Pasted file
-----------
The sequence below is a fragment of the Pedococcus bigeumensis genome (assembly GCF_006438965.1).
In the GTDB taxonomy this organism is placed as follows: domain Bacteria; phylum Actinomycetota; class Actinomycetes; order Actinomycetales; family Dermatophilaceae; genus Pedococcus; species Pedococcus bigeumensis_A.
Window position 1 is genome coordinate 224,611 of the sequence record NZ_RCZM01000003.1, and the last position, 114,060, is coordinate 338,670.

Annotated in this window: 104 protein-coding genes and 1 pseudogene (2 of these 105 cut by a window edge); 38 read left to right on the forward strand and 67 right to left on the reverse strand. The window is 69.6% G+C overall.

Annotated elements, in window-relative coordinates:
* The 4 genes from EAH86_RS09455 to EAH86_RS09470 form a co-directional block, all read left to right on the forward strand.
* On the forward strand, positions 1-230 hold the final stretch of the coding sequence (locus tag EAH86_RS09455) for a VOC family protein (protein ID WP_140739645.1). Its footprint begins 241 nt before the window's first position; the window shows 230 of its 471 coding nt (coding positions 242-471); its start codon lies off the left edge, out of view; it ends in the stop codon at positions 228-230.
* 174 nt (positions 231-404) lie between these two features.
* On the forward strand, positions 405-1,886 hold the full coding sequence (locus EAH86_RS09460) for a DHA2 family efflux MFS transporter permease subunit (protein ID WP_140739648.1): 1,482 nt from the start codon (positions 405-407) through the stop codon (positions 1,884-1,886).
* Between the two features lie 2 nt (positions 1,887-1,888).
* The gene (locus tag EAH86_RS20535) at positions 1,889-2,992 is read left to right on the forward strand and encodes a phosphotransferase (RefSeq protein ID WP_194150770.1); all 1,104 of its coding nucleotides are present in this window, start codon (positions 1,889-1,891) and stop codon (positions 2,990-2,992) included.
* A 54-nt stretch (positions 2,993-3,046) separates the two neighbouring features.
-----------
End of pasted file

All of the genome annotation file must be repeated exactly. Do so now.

The sequence below is a fragment of the Pedococcus bigeumensis genome (assembly GCF_006438965.1).
In the GTDB taxonomy this organism is placed as follows: domain Bacteria; phylum Actinomycetota; class Actinomycetes; order Actinomycetales; family Dermatophilaceae; genus Pedococcus; species Pedococcus bigeumensis_A.
Window position 1 is genome coordinate 224,611 of the sequence record NZ_RCZM01000003.1, and the last position, 114,060, is coordinate 338,670.

Annotated in this window: 104 protein-coding genes and 1 pseudogene (2 of these 105 cut by a window edge); 38 read left to right on the forward strand and 67 right to left on the reverse strand. The window is 69.6% G+C overall.

Annotated elements, in window-relative coordinates:
* The 4 genes from EAH86_RS09455 to EAH86_RS09470 form a co-directional block, all read left to right on the forward strand.
* On the forward strand, positions 1-230 hold the final stretch of the coding sequence (locus tag EAH86_RS09455) for a VOC family protein (protein ID WP_140739645.1). Its footprint begins 241 nt before the window's first position; the window shows 230 of its 471 coding nt (coding positions 242-471); its start codon lies off the left edge, out of view; it ends in the stop codon at positions 228-230.
* 174 nt (positions 231-404) lie between these two features.
* On the forward strand, positions 405-1,886 hold the full coding sequence (locus EAH86_RS09460) for a DHA2 family efflux MFS transporter permease subunit (protein ID WP_140739648.1): 1,482 nt from the start codon (positions 405-407) through the stop codon (positions 1,884-1,886).
* Between the two features lie 2 nt (positions 1,887-1,888).
* The gene (locus tag EAH86_RS20535) at positions 1,889-2,992 is read left to right on the forward strand and encodes a phosphotransferase (RefSeq protein ID WP_194150770.1); all 1,104 of its coding nucleotides are present in this window, start codon (positions 1,889-1,891) and stop codon (positions 2,990-2,992) included.
* A 54-nt stretch (positions 2,993-3,046) separates the two neighbouring features.